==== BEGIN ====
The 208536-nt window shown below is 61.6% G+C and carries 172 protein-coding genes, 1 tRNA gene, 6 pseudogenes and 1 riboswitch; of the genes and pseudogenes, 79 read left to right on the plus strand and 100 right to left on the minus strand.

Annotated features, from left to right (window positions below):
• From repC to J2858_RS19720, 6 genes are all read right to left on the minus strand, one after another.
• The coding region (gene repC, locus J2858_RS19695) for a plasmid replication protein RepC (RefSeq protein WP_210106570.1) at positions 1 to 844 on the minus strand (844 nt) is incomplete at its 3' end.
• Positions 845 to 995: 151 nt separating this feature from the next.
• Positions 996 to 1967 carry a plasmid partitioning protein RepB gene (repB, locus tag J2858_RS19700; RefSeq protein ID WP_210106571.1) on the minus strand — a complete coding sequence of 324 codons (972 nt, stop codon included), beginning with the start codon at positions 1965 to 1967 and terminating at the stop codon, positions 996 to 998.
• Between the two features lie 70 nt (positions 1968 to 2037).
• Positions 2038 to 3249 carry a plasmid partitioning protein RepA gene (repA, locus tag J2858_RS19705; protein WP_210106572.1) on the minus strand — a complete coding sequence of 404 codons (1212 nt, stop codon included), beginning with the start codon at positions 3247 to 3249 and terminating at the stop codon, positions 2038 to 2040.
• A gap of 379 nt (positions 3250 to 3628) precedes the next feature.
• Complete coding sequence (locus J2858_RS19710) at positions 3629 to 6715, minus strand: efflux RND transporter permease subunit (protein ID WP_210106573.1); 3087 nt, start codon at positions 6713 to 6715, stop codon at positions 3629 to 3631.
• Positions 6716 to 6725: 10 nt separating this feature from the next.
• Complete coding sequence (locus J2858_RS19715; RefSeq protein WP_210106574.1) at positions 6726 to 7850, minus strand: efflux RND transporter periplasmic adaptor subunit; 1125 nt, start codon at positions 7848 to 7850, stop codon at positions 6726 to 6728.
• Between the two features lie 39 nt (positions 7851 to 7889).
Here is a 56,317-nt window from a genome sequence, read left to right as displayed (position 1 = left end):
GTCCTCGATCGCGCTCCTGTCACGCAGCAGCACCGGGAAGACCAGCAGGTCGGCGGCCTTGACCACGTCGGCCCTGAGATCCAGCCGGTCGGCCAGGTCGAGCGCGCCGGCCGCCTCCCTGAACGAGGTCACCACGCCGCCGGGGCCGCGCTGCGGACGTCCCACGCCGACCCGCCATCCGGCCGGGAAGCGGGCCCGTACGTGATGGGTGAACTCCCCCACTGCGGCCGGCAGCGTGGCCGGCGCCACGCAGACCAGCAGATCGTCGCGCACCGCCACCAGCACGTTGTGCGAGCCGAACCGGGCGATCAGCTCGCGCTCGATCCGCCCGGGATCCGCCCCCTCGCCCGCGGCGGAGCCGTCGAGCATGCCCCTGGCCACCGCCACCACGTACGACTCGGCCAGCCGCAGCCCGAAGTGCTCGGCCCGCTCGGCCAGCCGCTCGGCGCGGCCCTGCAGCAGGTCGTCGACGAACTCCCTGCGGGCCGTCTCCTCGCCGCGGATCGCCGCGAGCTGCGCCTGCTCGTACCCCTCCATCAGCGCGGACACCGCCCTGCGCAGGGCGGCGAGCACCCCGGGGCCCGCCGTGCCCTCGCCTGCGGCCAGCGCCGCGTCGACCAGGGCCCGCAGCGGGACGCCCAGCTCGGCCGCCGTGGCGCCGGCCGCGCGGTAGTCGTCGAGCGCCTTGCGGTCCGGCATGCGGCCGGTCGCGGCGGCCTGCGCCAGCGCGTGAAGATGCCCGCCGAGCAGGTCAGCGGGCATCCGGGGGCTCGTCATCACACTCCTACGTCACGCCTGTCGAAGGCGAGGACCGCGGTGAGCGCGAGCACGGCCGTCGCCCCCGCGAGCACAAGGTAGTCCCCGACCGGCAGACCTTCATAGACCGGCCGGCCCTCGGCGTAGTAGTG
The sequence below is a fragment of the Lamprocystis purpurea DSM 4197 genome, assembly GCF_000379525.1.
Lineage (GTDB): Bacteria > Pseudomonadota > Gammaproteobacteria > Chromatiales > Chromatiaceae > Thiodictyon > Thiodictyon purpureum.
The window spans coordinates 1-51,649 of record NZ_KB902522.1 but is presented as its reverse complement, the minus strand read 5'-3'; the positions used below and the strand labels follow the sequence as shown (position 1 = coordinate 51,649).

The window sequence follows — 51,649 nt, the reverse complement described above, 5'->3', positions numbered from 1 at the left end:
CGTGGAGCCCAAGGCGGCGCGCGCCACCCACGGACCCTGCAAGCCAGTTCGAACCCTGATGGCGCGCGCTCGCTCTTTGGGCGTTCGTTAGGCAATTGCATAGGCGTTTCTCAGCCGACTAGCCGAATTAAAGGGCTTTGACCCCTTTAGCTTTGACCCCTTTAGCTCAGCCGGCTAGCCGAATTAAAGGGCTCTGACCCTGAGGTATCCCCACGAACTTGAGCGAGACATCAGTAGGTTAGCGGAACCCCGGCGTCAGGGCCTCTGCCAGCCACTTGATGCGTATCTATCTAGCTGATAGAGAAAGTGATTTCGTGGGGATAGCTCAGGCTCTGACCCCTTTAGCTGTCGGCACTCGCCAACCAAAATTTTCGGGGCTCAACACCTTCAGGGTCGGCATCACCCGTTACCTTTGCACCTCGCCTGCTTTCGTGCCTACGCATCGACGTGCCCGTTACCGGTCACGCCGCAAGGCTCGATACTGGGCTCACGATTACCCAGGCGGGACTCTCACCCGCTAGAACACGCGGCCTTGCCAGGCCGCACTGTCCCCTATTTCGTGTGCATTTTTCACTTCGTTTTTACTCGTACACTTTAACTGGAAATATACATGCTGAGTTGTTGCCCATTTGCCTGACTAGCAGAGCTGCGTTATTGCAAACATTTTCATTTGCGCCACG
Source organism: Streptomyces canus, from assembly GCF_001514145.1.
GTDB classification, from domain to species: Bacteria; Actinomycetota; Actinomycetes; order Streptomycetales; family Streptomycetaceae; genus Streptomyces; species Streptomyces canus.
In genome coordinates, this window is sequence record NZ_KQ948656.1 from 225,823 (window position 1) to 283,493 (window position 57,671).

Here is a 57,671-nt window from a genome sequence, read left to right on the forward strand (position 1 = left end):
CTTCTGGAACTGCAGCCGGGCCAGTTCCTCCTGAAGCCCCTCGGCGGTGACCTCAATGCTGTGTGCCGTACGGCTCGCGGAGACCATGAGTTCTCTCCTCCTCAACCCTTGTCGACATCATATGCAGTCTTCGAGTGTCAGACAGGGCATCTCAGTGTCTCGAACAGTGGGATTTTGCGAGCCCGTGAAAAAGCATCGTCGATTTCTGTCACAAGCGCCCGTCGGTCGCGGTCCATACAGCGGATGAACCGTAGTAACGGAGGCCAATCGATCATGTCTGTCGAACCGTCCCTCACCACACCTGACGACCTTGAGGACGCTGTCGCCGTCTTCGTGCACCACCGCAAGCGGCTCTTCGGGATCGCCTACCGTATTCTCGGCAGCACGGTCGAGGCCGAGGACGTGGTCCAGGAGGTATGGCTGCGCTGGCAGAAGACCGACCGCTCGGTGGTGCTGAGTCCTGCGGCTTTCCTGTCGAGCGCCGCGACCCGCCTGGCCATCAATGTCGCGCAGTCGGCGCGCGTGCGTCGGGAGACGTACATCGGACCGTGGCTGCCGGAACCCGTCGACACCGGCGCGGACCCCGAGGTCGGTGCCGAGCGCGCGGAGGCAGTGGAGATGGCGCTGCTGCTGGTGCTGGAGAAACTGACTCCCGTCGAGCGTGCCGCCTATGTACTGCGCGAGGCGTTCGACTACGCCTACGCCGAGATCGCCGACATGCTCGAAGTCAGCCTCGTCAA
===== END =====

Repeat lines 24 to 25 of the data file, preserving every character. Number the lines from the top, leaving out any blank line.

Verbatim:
Here is a 57,671-nt window from a genome sequence, read left to right on the forward strand (position 1 = left end):
CTTCTGGAACTGCAGCCGGGCCAGTTCCTCCTGAAGCCCCTCGGCGGTGACCTCAATGCTGTGTGCCGTACGGCTCGCGGAGACCATGAGTTCTCTCCTCCTCAACCCTTGTCGACATCATATGCAGTCTTCGAGTGTCAGACAGGGCATCTCAGTGTCTCGAACAGTGGGATTTTGCGAGCCCGTGAAAAAGCATCGTCGATTTCTGTCACAAGCGCCCGTCGGTCGCGGTCCATACAGCGGATGAACCGTAGTAACGGAGGCCAATCGATCATGTCTGTCGAACCGTCCCTCACCACACCTGACGACCTTGAGGACGCTGTCGCCGTCTTCGTGCACCACCGCAAGCGGCTCTTCGGGATCGCCTACCGTATTCTCGGCAGCACGGTCGAGGCCGAGGACGTGGTCCAGGAGGTATGGCTGCGCTGGCAGAAGACCGACCGCTCGGTGGTGCTGAGTCCTGCGGCTTTCCTGTCGAGCGCCGCGACCCGCCTGGCCATCAATGTCGCGCAGTCGGCGCGCGTGCGTCGGGAGACGTACATCGGACCGTGGCTGCCGGAACCCGTCGACACCGGCGCGGACCCCGAGGTCGGTGCCGAGCGCGCGGAGGCAGTGGAGATGGCGCTGCTGCTGGTGCTGGAGAAACTGACTCCCGTCGAGCGTGCCGCCTATGTACTGCGCGAGGCGTTCGACTACGCCTACGCCGAGATCGCCGACATGCTCGAAGTCAGCCTCGTCAA